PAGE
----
MacMost Now 719: Windows PC to Mac Keyboard Shortcuts

If you are a recent switcher to Macs, you may be having trouble adjusting to the Apple keyboard and the way keyboard shortcuts work. Learn about the Command key and how to get to some basic keyboard shortcuts. Learn the Mac equivalents to how to change a file name, copy a file and Control+Alt+Delete.

Comments: 16 Responses to “MacMost Now 719: Windows PC to Mac Keyboard Shortcuts”

    Brian
    7 years ago

    One of the single greatest advantages of a Mac over a PC is the design of the keyboard shortcuts (as I have been telling my friends since the 1980s). It has always been possible to use Macintosh keyboard shortcuts without contorting one’s wrist and fingers. However, on a PC keyboard, one must physically rotate one’s wrist, thumb, and finger to unnatural and quite uncomfortable positions. It is almost faster and certainly more comfortable on a PC to use a mouse instead.

    The daily and continuous speed gains of using a Macintosh keyboard over a PC keyboard make the Mac a no-brainer for anyone who is a speed typist. As an added bonus, Macintosh users avoid wrist and finger pain!

    Luke Thomas
    7 years ago

    My problem is that I can’t stop using my old IBM keyboard. It’s very loud and clicky – those silent keyboards drive me crazy! I’m willing to spend whatever it takes to use an old IBM keyboard!

    Luke Thomas
    7 years ago

    On my old IBM keyboard I have to press the Ctrl + Esc – the same as the Windows key :-) Hey it’s okay at least I can still use the IBM keyboard.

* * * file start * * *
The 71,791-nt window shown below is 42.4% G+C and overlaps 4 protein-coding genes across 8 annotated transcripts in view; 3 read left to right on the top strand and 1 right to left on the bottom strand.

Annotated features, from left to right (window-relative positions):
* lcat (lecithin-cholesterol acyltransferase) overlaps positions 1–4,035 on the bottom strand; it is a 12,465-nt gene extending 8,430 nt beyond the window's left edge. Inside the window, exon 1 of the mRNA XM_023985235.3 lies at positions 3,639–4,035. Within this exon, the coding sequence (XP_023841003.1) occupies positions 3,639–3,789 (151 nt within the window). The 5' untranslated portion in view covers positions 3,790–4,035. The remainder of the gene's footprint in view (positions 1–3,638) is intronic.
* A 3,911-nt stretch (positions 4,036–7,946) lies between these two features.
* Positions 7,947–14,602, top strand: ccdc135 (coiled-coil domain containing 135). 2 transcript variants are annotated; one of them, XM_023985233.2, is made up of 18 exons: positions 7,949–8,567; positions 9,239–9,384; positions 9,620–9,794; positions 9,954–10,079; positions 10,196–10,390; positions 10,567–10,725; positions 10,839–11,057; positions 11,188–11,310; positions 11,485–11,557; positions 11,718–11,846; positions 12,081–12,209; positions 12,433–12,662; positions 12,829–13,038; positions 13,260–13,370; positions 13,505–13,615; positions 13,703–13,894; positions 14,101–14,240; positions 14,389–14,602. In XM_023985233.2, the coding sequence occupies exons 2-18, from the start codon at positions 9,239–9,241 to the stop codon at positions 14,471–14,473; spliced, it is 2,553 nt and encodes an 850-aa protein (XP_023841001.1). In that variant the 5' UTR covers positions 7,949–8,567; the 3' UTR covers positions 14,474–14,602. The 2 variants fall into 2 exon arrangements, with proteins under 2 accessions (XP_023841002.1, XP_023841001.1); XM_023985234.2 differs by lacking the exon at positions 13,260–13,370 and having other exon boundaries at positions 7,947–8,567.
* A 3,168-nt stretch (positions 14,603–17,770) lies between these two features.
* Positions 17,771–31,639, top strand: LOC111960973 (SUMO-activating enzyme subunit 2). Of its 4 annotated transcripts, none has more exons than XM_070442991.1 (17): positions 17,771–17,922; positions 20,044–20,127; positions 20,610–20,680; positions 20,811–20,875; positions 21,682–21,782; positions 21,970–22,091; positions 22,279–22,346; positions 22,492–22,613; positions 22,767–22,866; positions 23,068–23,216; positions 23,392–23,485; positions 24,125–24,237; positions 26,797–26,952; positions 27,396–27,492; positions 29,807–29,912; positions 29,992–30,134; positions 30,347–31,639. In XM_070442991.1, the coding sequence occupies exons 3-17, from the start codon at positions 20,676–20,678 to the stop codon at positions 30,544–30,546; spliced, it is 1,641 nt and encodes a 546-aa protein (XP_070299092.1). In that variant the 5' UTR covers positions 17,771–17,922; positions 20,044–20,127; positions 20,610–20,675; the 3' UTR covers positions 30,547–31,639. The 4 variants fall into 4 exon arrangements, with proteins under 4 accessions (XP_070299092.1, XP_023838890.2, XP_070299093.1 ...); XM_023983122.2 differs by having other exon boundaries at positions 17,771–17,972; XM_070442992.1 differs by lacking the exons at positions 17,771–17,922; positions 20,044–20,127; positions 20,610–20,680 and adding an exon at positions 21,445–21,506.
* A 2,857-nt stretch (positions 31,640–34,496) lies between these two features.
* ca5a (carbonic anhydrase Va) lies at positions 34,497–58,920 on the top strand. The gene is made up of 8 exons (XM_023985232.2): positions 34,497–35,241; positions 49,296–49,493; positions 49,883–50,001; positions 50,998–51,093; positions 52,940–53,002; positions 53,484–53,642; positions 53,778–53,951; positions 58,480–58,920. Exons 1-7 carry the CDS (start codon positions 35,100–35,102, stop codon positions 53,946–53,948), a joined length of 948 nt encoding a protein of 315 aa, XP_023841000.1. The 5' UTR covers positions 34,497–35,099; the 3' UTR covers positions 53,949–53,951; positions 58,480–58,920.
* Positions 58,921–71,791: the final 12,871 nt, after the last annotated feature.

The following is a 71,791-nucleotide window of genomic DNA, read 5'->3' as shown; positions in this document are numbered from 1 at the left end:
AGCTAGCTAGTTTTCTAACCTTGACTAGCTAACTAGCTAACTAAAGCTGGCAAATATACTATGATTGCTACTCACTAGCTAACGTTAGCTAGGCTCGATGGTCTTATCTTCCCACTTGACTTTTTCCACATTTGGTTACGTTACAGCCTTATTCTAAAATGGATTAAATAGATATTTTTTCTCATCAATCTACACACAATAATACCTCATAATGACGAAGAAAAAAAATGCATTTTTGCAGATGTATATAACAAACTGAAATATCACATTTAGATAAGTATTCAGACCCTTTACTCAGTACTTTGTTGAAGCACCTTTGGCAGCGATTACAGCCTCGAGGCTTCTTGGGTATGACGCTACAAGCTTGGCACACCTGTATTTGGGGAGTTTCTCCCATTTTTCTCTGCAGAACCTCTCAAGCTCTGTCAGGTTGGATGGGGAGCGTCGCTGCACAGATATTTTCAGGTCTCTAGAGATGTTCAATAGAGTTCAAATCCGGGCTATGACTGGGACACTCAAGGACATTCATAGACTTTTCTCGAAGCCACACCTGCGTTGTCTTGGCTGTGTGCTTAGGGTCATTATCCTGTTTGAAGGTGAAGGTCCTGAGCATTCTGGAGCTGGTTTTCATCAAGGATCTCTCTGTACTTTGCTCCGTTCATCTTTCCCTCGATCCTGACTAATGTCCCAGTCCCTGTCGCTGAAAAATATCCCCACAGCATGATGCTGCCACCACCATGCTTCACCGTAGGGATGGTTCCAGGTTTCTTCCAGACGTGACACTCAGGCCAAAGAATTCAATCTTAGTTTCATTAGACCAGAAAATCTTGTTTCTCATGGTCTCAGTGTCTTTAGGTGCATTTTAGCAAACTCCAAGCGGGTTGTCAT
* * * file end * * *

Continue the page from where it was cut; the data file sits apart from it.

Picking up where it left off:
Christian
    7 years ago

    Most difficulties I have with Crtl+Home, Ctrl+End, Ctrl+Shift+Home/End and/or sometimes in combination with the arrow key instead of Home/End which I use a lot in code-editors, web-textareas, Excel… everywhere.
    I still didn’t get the corresponding keys on the Mac or at least I’m not getting it right the first time yet. And then instead of going to the beginning/end of a line or text, I end up in other windows, on the launchpad or what else….

      Michael Scott
      7 years ago

      Crtl+Home = fn+left arrow
      Crtl+End = fn+right arrow
      option+right arrow = page down
      option+left arrow = page up

    Chandu Kale
    7 years ago

    The one thing I need badly is the Insert key. I use the Windows MS Office for my translation work which requires Windows apps (All of which I run on Parallels Desktop) I sometimes happen to press some combination and it goes into the overwrite mode. I have to then connect a Windows keyboard, press Ins and then reconnect the Mac keyboard to continue. Any workaround?

      7 years ago

      So it sounds like you are in Windows when this happens, right? So nothing to do with what I’m talking about in the video. This is just a matter of using a Mac keyboard while running Windows. I’d look in the Parallels docs (and help, and support) for how to emulate the Insert key. It must be happening as a result of something they have that does it.

        Pablito
        7 years ago